but as it's only safe to intern keywords in environments that aren't long-lived or do not process code untrusted input, making a configuration option for this in the meanwhile makes sense I think

Joshua Suskalo17:01:29

so with your int map of symbols being converted to a number, what did you do to allow easy lookup from the data without losing the benefits of a simple type like integers for comparison? Were you able to move the mapping from symbol to integer to compile time or was that a runtime lookup? Or am I missing something and there's no lookup needed with known-at-compile-time keys?


compile time


the lookups were faster


but the changing of the map using assoc was slower


so in total it was slower

Joshua Suskalo17:01:37

ah, fair enough


Anyone having issues with connecting to cljdoc? I’m getting “Peer’s Certificate has been revoked” on Firefox with SEC_ERROR_REVOKED_CERTIFICATE err code, and NET::ERR_CERT_REVOKED on chrome. Seems a bit weird though since it seems to only be an issue on my osx machine.


Same on Linux, but works in Chrome.


a random stack overflow mentions that firefox will error if any resource on the page (eg. favicon) but other browsers just silently fail to load it


but that's just from a quick google


On that note, cljdoc is looking for ops-savvy folks for advice/help. Drop by #cljdoc if you have time/interest/love-in-your-heart.


On both Safari and Firefox I get messages that secure connection can’t be established/revoked certificate.


Thanks @UTFAPNRPT, known issue.


@U050TNB9F has resolved the certificate issue.

🙏 2

Hello, i've encountered this which seems surprising to me, any idea? (with-meta list {:meta :data}) => Exception

Alex Miller (Clojure team)18:01:21

are you trying to add metadata to the list function or do you mean an actual list instance?


Yes I was trying to add meta to the clojure.core/list function


I was believing that every IObj could take meta

Nom Nom Mousse18:01:49

If I have a map of search terms like {:genome "hg38"} and a "database" of maps like [{:genome "hg19" :sample "A"} {:genome "hg38" :sample "A"} {:genome "hg38" :sample "B"} {:genome "hg19" :sample "B"}] is there an easy way to get all matches, i.e. {:genome "hg38" :sample "A"} {:genome "hg38" :sample "B"}? Note that there might be multiple kv pairs in the search terms and fewer in the db: A search like {:genome "hg38" :sample "A"} in the db [{:genome "hg19"} {:genome "hg38"}] is possible and should return {:genome "hg38"}. It feels like it should be very simple (a clojure.set operation or something) but my current attempts are quite verbose. It is almost like a join that requires all keys (that exist in the db) on the left side to match.

Nom Nom Mousse18:01:37

Erm, this might just be what set/join does I glean from reading the docs

Nom Nom Mousse18:01:43

Ugh, I feel stupid now XD I had never used set/join before duckie

user=> (def db #{{:genome "hg19" :sample "A"} {:genome "hg38" :sample "A"} {:genome "hg38" :sample "B"} {:genome "hg19" :sample "B"}})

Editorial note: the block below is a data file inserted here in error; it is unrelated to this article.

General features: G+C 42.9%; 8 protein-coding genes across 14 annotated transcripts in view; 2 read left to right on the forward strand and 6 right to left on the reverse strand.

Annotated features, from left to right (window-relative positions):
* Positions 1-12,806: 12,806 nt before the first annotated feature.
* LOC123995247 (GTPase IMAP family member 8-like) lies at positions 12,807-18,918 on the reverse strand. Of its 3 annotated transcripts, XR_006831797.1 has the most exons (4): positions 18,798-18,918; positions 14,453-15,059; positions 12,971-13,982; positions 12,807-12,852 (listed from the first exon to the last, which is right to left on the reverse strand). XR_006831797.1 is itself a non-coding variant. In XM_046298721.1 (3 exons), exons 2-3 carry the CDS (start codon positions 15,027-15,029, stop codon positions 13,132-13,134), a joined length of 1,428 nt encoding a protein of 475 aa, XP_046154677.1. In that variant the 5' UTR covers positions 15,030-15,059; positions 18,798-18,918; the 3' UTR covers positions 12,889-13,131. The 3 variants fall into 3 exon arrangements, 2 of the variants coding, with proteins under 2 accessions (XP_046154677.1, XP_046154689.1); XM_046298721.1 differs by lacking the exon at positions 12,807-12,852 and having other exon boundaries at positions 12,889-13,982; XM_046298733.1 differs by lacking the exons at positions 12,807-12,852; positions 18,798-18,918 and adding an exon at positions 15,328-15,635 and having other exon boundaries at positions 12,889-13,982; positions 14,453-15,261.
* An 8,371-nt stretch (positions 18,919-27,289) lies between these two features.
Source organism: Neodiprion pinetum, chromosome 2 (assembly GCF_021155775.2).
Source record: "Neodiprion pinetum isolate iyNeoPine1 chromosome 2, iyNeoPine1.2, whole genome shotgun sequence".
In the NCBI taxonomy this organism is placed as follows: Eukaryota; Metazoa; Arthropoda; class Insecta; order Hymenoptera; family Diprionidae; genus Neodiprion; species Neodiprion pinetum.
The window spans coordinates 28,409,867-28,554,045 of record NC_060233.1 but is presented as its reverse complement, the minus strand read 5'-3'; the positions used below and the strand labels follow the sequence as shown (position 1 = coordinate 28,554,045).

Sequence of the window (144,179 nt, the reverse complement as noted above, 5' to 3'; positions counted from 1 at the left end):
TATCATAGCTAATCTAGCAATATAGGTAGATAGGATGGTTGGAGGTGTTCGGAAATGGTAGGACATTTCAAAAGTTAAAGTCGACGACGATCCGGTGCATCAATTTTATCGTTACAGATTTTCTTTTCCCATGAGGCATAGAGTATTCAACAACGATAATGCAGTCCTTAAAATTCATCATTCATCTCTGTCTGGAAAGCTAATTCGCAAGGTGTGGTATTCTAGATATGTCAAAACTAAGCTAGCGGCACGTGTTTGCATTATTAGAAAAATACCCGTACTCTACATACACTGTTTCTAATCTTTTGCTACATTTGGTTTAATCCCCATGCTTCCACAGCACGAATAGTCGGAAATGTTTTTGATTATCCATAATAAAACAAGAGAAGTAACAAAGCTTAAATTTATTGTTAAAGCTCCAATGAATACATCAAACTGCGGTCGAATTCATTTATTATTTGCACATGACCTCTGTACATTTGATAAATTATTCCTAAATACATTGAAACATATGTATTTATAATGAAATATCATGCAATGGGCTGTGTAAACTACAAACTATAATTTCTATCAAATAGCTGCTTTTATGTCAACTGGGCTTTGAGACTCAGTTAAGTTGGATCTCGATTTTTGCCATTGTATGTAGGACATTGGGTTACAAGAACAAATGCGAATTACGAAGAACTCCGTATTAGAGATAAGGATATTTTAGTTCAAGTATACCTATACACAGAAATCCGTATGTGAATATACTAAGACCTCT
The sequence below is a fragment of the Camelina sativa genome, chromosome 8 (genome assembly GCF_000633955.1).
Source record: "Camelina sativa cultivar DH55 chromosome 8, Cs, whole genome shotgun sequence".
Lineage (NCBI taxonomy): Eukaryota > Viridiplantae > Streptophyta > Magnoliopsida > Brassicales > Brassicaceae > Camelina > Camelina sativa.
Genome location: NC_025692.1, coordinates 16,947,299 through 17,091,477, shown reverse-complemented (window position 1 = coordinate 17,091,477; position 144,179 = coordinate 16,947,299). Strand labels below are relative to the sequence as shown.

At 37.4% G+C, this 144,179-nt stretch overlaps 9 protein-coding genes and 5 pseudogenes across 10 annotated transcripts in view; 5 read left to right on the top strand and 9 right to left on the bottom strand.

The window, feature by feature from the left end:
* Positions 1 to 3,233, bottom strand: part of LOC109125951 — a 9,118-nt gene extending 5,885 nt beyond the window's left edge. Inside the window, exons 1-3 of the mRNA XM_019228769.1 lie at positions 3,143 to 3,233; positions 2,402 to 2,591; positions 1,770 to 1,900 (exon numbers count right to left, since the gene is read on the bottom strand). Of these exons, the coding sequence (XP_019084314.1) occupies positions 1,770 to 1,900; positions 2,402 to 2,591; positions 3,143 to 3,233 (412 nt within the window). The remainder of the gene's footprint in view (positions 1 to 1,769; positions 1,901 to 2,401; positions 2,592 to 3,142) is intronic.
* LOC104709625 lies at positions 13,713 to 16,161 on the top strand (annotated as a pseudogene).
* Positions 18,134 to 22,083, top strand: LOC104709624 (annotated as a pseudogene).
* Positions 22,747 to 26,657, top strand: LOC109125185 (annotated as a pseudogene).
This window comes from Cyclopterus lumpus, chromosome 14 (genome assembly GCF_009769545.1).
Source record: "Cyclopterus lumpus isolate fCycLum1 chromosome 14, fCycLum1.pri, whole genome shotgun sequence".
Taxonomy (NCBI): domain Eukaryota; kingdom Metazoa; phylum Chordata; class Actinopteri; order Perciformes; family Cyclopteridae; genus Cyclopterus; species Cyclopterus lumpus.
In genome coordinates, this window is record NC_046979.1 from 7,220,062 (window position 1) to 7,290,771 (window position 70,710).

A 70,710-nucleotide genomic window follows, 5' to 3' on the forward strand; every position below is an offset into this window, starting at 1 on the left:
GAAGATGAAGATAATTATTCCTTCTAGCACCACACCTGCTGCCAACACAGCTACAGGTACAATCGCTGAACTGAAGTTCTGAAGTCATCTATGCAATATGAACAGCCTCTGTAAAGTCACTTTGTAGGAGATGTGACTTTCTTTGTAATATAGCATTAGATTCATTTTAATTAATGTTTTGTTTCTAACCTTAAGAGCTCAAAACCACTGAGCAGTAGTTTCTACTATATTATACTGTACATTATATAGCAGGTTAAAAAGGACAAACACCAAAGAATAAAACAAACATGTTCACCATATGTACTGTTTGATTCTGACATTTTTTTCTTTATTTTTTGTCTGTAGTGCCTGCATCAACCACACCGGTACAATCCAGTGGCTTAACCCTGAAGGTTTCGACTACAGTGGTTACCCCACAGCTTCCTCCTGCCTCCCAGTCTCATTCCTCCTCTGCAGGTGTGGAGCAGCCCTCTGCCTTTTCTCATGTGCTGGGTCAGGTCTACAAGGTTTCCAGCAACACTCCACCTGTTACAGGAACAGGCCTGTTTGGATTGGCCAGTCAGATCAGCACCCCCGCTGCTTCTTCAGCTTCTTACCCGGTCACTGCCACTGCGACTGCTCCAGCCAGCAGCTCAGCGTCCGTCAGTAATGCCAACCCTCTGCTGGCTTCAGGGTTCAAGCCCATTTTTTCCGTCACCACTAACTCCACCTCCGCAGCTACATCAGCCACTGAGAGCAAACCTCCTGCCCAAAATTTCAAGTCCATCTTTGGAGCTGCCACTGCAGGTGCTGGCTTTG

user=> (def search #{{:genome "hg38"}})
user=> (clojure.set/join)
Execution error (ClassNotFoundException) at (
user=> (require '[clojure.set :as set :refer [join]])
user=> (join search db)
#{{:genome "hg38", :sample "A"} {:genome "hg38", :sample "B"}}


I was just typing up that you would need to put single k/v entries into a hash-map to do the query, clearly you beat me to it

🙏 1

Regarding your first question - if that's a frequent operation, just create an index with group-by or clojure.set/index. If it's a one-off thing, just reduce over the db and accumulate the matching records. Regarding the second part - so a query map represents an OR query? Note that clojure.set/join would join the query together with the results - probably not what you want, given that then all results will have :sample "A".

🙏 1

Note also that join may work incorrectly if you have maps with different keys. Also, it may easily be slower than a hand-rolled alternative because it indexes all the data each time you call the function.

Nom Nom Mousse18:01:16

Thanks for pointing me to the index function. It will speed up my code but only add one line AFAICS.


I have two sorted, lazy lists containing integers, possibly between 10 and 1000 values each. I want to write a function that only keeps values which exist in both lists and came up with this, it will be called quite often, so efficiency is a concern (which it rarely was in my current work with Clojure). I played with the data in the REPL and came up with this solution, are there any obvious issues that come to mind? I control the source of those lists, so I could generate different data types, if it helped.


LGTM. If the :else branch is potentially the most frequently hit one, it could make sense to make it the first one in cond. But perhaps JVM itself will do that in runtime.


You could also make it a tiny bit faster by replacing destructuring with manual calls to first and rest/`next`, given how the first two branches of cond don't use tail-2 and tail-1, respectively.


I guess it’s not possible to predict which branches are hit the most. Calling first and rest explicitly is a good point, I changed to destructuring for better readability, but did not think of this 👍


It isn't lazy if that is a concern


Currently we always need all values from the lists, but if the system grows it might become a concern, you also raise a good point there